Scor­pio News

  

July–September 1988 – Volume 2. Issue 3.











Page 37 of 39











Optical Disk Standards.

I hear a lot of rubbish about optical disk ‘standards’, but when I ask anyone to be specific I find they’re usually unclear as to what they mean, or are worried about the wrong things. Now ‘standards’ are creeping in for CD-ROMs, they’ve got to. You can’t publish books for mass distribution if everyone wants the data laid down on the disk in a different way. The standards come about in the same old way. Standards Committees go away in a huddle for a few years, and during that time several vented interests put competing standards on the market. Slowly one system gains dominance, the others falling by the way side. Eventually a ‘de-facto” standard is established and then the Standards Committee emerges from it’s huddle. and pronounces the winner. Simple really !

Even with CD-ROM, we’ve still got two standards, 5.25″ and 12″. People even worry about that – what’s it matter. Outside I’ve got two cars, a Ford with 13 x 175 tyres and an Opel with 14 x 185 tyres. It’s obvious I can’t take the wheels off one and put them on the other, even if the wheels studs would fit. But it doesn’t worry me, so why should only two physical standards to CD-ROM worry you.

Another interesting fact – all the manufacturers of WORM. optical disk drives and media are very large multi-national companies, keep this act in mind for what follows.

With WORMs the story is somewhat different. The process of standardisation is nowhere near as complete. There are several competing types of disk drive and optical media and although they all work the same way, they aren’t interchangeable. A couple of early drive and media systems have already dropped out of sight and the worlds polarising into 5.25″ and 12″ camps. The big information handlers favour 12″, the lesser information handlers go for 5.25″. Some imaging systems hedge their bets and offer both.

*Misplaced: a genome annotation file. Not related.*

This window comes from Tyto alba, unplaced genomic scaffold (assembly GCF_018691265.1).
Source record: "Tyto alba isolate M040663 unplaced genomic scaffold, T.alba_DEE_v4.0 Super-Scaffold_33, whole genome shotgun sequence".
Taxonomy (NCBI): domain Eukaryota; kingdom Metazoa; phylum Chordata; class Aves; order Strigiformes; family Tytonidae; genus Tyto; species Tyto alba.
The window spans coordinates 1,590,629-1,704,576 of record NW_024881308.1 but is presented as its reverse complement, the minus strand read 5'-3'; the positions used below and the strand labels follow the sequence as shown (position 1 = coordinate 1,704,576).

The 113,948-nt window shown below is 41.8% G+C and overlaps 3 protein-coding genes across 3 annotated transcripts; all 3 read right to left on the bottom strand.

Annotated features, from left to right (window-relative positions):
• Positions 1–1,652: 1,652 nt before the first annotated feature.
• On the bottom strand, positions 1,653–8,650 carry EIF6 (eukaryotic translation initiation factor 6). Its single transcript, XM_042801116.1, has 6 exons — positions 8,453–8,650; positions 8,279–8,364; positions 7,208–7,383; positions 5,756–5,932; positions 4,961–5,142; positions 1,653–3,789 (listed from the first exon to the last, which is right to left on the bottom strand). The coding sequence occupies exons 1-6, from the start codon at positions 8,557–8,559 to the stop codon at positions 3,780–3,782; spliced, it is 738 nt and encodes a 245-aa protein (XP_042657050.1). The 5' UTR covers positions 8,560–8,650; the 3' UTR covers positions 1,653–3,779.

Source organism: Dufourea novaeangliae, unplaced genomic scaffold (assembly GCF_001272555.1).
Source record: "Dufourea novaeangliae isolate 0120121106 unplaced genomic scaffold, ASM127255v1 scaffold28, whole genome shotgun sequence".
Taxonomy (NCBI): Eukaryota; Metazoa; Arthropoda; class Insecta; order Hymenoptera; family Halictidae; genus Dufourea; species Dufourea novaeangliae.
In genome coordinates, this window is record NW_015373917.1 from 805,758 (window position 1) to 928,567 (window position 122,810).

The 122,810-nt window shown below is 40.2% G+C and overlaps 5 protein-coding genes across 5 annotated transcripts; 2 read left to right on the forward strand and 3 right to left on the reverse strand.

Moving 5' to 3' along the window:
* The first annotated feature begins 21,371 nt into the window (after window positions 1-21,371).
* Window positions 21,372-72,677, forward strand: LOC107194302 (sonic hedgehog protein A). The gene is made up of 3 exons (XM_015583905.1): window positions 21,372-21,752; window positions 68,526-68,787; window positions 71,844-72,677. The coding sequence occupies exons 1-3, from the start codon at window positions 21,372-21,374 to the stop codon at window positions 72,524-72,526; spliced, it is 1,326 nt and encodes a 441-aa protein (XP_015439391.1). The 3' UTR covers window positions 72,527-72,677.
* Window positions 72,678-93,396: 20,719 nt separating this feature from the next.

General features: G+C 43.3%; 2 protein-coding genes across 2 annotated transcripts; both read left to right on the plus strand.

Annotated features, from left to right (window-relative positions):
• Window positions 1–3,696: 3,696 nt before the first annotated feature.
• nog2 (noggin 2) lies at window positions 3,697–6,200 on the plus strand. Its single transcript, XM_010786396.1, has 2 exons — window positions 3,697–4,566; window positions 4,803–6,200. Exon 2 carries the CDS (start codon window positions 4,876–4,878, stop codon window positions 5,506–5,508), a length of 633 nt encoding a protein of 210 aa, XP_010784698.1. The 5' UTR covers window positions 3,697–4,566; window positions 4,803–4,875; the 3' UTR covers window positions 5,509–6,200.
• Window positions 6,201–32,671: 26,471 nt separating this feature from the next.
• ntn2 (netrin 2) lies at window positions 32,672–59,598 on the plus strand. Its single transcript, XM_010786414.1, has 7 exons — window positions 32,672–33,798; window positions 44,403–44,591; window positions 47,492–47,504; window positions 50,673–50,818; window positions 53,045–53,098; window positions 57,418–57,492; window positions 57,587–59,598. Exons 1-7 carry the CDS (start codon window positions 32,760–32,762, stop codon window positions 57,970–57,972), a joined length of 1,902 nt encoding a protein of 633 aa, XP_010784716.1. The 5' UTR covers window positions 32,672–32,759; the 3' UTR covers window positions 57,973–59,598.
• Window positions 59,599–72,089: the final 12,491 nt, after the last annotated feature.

Does this actually matter in the context of an imaging system ? The data stored is not like micro-publishing where the information is to be disseminated to a large number of users who have to be compatible. Any profits. to be made from a micro-publishing system are in the dissemination of the disks and that can only be profitable if standards exist: No, an imaging system user is highly unlikely to want to publish his paperwork and so the need for compatibility between one imaging system and the next is not there. The things an imaging system user should worry about are twofold. First will the media used by his system remain available during the lifetime of the equipment in the event of the optical disk system he has chosen falling out of favour ? Secondly, if his optical disk system is obsolete at the time of replacement, can the existing data be transferred to the new system ?












Page 37 of 39